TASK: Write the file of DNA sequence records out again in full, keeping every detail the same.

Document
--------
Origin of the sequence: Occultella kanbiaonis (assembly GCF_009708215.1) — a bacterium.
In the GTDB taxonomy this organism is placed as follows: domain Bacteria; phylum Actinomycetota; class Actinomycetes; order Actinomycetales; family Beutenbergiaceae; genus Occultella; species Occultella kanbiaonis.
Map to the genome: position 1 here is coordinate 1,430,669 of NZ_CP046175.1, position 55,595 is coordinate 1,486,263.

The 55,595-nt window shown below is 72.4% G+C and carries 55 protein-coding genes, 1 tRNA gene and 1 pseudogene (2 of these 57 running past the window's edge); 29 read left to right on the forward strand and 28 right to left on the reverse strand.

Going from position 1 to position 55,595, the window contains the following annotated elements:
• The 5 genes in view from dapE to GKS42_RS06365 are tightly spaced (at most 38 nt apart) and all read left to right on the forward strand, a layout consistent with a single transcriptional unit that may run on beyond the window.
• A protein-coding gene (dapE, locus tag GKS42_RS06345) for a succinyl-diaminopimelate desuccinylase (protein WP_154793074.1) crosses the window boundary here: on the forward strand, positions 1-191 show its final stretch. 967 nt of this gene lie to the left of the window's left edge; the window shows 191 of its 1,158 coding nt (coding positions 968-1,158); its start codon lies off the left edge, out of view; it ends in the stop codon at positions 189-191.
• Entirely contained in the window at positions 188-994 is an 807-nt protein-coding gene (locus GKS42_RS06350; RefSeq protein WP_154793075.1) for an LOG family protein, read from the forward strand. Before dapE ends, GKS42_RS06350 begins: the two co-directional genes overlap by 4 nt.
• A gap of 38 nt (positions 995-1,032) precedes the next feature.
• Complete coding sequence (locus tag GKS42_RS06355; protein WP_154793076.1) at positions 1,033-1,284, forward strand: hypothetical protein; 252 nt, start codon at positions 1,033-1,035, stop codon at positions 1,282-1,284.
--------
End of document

Origin of the sequence: Occultella kanbiaonis (assembly GCF_009708215.1) — a bacterium.
In the GTDB taxonomy this organism is placed as follows: domain Bacteria; phylum Actinomycetota; class Actinomycetes; order Actinomycetales; family Beutenbergiaceae; genus Occultella; species Occultella kanbiaonis.
Map to the genome: position 1 here is coordinate 1,430,669 of NZ_CP046175.1, position 55,595 is coordinate 1,486,263.

The 55,595-nt window shown below is 72.4% G+C and carries 55 protein-coding genes, 1 tRNA gene and 1 pseudogene (2 of these 57 running past the window's edge); 29 read left to right on the forward strand and 28 right to left on the reverse strand.

Going from position 1 to position 55,595, the window contains the following annotated elements:
• The 5 genes in view from dapE to GKS42_RS06365 are tightly spaced (at most 38 nt apart) and all read left to right on the forward strand, a layout consistent with a single transcriptional unit that may run on beyond the window.
• A protein-coding gene (dapE, locus tag GKS42_RS06345) for a succinyl-diaminopimelate desuccinylase (protein WP_154793074.1) crosses the window boundary here: on the forward strand, positions 1-191 show its final stretch. 967 nt of this gene lie to the left of the window's left edge; the window shows 191 of its 1,158 coding nt (coding positions 968-1,158); its start codon lies off the left edge, out of view; it ends in the stop codon at positions 189-191.
• Entirely contained in the window at positions 188-994 is an 807-nt protein-coding gene (locus GKS42_RS06350; RefSeq protein WP_154793075.1) for an LOG family protein, read from the forward strand. Before dapE ends, GKS42_RS06350 begins: the two co-directional genes overlap by 4 nt.
• A gap of 38 nt (positions 995-1,032) precedes the next feature.
• Complete coding sequence (locus tag GKS42_RS06355; protein WP_154793076.1) at positions 1,033-1,284, forward strand: hypothetical protein; 252 nt, start codon at positions 1,033-1,035, stop codon at positions 1,282-1,284.